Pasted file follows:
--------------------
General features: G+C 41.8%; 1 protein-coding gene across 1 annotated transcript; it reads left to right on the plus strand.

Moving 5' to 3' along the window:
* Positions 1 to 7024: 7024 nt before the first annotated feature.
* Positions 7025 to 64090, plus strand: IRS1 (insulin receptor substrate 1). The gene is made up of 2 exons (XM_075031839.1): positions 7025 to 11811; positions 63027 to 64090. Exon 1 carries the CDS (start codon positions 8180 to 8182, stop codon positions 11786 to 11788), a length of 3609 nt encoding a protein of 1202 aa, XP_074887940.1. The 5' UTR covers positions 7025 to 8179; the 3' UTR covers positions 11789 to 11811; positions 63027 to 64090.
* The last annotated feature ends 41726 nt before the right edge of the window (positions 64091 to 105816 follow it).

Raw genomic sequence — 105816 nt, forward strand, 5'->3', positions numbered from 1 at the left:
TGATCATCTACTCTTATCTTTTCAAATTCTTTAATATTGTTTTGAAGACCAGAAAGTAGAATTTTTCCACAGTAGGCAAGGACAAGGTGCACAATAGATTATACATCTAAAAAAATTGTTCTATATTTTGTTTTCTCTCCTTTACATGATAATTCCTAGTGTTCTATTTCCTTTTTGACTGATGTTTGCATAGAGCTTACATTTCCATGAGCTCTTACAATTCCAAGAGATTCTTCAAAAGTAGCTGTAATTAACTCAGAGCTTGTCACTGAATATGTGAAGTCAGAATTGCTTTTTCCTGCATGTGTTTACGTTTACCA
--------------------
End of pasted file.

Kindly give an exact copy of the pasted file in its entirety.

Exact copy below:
General features: G+C 41.8%; 1 protein-coding gene across 1 annotated transcript; it reads left to right on the plus strand.

Moving 5' to 3' along the window:
* Positions 1 to 7024: 7024 nt before the first annotated feature.
* Positions 7025 to 64090, plus strand: IRS1 (insulin receptor substrate 1). The gene is made up of 2 exons (XM_075031839.1): positions 7025 to 11811; positions 63027 to 64090. Exon 1 carries the CDS (start codon positions 8180 to 8182, stop codon positions 11786 to 11788), a length of 3609 nt encoding a protein of 1202 aa, XP_074887940.1. The 5' UTR covers positions 7025 to 8179; the 3' UTR covers positions 11789 to 11811; positions 63027 to 64090.
* The last annotated feature ends 41726 nt before the right edge of the window (positions 64091 to 105816 follow it).

Raw genomic sequence — 105816 nt, forward strand, 5'->3', positions numbered from 1 at the left:
TGATCATCTACTCTTATCTTTTCAAATTCTTTAATATTGTTTTGAAGACCAGAAAGTAGAATTTTTCCACAGTAGGCAAGGACAAGGTGCACAATAGATTATACATCTAAAAAAATTGTTCTATATTTTGTTTTCTCTCCTTTACATGATAATTCCTAGTGTTCTATTTCCTTTTTGACTGATGTTTGCATAGAGCTTACATTTCCATGAGCTCTTACAATTCCAAGAGATTCTTCAAAAGTAGCTGTAATTAACTCAGAGCTTGTCACTGAATATGTGAAGTCAGAATTGCTTTTTCCTGCATGTGTTTACGTTTACCA